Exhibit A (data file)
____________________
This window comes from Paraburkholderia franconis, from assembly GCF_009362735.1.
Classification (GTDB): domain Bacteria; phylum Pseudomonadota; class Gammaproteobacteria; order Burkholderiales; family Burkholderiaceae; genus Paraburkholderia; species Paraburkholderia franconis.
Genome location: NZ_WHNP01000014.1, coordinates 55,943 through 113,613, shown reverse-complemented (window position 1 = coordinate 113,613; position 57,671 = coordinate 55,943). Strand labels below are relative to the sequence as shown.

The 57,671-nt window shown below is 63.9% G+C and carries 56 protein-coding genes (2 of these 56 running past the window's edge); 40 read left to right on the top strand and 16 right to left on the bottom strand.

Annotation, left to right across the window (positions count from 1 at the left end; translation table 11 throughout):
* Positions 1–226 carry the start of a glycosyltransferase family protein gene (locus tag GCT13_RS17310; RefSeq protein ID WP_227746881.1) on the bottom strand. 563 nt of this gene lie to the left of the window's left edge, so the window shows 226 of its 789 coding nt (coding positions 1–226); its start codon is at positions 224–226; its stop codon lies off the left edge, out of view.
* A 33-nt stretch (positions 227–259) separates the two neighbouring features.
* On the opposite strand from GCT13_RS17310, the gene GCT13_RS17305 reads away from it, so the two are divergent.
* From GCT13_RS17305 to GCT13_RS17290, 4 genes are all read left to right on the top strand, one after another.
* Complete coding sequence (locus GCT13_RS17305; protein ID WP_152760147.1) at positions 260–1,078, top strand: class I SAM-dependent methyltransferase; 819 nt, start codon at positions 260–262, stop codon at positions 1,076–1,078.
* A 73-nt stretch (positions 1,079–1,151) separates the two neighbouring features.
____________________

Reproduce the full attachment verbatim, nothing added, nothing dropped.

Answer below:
This window comes from Paraburkholderia franconis, from assembly GCF_009362735.1.
Classification (GTDB): domain Bacteria; phylum Pseudomonadota; class Gammaproteobacteria; order Burkholderiales; family Burkholderiaceae; genus Paraburkholderia; species Paraburkholderia franconis.
Genome location: NZ_WHNP01000014.1, coordinates 55,943 through 113,613, shown reverse-complemented (window position 1 = coordinate 113,613; position 57,671 = coordinate 55,943). Strand labels below are relative to the sequence as shown.

The 57,671-nt window shown below is 63.9% G+C and carries 56 protein-coding genes (2 of these 56 running past the window's edge); 40 read left to right on the top strand and 16 right to left on the bottom strand.

Annotation, left to right across the window (positions count from 1 at the left end; translation table 11 throughout):
* Positions 1–226 carry the start of a glycosyltransferase family protein gene (locus tag GCT13_RS17310; RefSeq protein ID WP_227746881.1) on the bottom strand. 563 nt of this gene lie to the left of the window's left edge, so the window shows 226 of its 789 coding nt (coding positions 1–226); its start codon is at positions 224–226; its stop codon lies off the left edge, out of view.
* A 33-nt stretch (positions 227–259) separates the two neighbouring features.
* On the opposite strand from GCT13_RS17310, the gene GCT13_RS17305 reads away from it, so the two are divergent.
* From GCT13_RS17305 to GCT13_RS17290, 4 genes are all read left to right on the top strand, one after another.
* Complete coding sequence (locus GCT13_RS17305; protein ID WP_152760147.1) at positions 260–1,078, top strand: class I SAM-dependent methyltransferase; 819 nt, start codon at positions 260–262, stop codon at positions 1,076–1,078.
* A 73-nt stretch (positions 1,079–1,151) separates the two neighbouring features.